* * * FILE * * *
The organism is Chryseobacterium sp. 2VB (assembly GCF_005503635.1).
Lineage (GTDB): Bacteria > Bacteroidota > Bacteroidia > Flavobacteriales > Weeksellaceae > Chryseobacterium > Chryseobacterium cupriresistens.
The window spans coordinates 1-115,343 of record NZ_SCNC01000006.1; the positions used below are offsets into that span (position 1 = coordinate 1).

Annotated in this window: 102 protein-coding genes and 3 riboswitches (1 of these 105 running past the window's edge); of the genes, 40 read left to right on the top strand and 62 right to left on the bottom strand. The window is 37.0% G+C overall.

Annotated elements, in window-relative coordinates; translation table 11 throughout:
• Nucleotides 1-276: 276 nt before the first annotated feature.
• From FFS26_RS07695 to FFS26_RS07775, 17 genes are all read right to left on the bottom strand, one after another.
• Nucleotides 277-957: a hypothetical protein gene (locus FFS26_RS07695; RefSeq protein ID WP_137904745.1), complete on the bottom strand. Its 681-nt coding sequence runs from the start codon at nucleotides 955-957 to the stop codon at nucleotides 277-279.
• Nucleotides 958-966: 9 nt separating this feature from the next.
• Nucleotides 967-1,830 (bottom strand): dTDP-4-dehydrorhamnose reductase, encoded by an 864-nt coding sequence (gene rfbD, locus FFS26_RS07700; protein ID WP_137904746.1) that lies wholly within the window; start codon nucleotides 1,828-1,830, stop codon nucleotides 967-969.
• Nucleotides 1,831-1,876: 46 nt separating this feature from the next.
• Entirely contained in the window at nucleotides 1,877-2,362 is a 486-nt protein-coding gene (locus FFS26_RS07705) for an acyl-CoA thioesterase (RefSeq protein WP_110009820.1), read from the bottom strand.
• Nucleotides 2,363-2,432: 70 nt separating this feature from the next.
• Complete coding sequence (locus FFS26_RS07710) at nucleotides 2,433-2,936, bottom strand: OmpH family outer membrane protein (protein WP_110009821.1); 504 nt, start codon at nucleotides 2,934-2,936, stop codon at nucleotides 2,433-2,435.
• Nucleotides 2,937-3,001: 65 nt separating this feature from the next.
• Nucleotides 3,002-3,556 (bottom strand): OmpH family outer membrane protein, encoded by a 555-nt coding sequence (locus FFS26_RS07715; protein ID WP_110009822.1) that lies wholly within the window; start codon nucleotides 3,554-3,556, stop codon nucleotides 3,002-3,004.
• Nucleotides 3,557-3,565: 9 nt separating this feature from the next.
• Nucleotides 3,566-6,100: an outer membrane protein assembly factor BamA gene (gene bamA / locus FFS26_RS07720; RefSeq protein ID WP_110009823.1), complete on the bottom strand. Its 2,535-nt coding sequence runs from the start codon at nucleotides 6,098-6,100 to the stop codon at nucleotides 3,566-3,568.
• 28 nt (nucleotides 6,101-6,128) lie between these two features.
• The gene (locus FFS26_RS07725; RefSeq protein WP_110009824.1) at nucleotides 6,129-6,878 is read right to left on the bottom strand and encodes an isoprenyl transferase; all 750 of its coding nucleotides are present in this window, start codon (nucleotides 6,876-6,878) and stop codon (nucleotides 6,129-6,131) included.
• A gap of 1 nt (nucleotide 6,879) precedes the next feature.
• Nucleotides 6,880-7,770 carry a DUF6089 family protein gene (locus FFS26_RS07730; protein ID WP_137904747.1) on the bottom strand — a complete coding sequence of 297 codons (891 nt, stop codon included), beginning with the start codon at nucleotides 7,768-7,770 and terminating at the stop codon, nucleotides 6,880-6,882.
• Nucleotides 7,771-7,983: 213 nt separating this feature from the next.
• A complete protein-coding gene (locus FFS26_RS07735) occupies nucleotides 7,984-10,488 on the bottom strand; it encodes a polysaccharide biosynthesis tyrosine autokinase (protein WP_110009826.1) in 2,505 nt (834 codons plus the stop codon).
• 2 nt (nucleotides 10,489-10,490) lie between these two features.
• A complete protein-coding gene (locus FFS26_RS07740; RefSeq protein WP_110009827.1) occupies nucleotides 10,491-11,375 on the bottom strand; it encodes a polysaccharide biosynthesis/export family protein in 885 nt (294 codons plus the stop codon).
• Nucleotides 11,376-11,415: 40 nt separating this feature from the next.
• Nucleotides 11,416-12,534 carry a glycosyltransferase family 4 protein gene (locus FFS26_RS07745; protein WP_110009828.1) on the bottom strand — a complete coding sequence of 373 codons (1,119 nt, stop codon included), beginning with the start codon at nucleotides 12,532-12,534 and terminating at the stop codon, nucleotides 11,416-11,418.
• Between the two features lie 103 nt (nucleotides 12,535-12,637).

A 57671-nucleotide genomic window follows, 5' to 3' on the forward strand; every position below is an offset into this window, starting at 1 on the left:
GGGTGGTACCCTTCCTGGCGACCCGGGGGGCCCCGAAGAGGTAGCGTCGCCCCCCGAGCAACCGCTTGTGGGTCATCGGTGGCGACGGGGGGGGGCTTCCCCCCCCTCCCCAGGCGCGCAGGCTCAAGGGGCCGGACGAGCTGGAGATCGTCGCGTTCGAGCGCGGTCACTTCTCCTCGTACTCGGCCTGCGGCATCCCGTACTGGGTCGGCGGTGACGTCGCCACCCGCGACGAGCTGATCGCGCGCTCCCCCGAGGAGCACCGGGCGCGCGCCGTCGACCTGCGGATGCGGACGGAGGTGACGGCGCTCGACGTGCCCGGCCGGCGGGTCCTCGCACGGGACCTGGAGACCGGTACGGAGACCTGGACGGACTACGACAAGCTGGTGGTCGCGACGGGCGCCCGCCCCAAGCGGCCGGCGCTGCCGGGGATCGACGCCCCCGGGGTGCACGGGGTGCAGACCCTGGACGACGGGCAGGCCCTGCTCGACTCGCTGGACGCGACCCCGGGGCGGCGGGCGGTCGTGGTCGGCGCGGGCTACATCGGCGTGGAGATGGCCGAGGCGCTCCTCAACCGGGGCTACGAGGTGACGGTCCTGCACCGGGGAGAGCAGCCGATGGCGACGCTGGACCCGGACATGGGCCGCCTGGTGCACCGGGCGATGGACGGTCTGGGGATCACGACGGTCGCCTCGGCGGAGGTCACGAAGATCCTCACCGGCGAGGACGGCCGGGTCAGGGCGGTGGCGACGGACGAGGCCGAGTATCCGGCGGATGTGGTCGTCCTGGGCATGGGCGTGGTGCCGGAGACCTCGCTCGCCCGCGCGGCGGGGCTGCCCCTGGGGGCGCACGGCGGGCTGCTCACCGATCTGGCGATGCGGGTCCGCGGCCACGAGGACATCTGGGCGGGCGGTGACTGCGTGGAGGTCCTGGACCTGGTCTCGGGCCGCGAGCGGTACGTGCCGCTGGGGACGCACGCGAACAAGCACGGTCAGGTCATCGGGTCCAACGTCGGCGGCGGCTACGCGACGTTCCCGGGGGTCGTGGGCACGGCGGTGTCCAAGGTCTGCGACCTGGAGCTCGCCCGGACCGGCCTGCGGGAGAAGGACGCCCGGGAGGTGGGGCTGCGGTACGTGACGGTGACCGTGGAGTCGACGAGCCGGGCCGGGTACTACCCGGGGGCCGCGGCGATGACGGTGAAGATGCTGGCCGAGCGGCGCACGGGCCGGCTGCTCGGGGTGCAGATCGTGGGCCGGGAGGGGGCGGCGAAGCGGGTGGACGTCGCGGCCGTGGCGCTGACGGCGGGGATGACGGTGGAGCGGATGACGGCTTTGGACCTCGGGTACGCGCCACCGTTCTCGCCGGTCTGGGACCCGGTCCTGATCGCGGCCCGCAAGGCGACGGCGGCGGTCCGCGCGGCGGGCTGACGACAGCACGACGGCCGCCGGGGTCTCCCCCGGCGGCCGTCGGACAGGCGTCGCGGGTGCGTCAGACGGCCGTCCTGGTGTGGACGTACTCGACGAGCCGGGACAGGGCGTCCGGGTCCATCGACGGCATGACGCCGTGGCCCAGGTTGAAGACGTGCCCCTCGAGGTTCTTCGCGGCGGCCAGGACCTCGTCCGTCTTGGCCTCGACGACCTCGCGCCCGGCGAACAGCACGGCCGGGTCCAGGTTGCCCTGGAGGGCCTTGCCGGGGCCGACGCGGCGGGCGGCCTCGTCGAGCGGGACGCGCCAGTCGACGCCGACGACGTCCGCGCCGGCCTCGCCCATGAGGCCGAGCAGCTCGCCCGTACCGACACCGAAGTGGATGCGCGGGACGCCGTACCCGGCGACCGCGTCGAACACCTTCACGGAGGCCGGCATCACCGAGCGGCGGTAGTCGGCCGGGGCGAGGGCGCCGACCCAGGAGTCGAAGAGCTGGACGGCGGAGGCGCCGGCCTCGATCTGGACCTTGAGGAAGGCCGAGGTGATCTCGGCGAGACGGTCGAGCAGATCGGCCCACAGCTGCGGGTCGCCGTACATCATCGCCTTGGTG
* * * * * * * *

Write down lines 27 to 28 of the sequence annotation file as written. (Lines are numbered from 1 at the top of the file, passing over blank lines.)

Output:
• Nucleotides 11,376-11,415: 40 nt separating this feature from the next.
• Nucleotides 11,416-12,534 carry a glycosyltransferase family 4 protein gene (locus FFS26_RS07745; protein WP_110009828.1) on the bottom strand — a complete coding sequence of 373 codons (1,119 nt, stop codon included), beginning with the start codon at nucleotides 12,532-12,534 and terminating at the stop codon, nucleotides 11,416-11,418.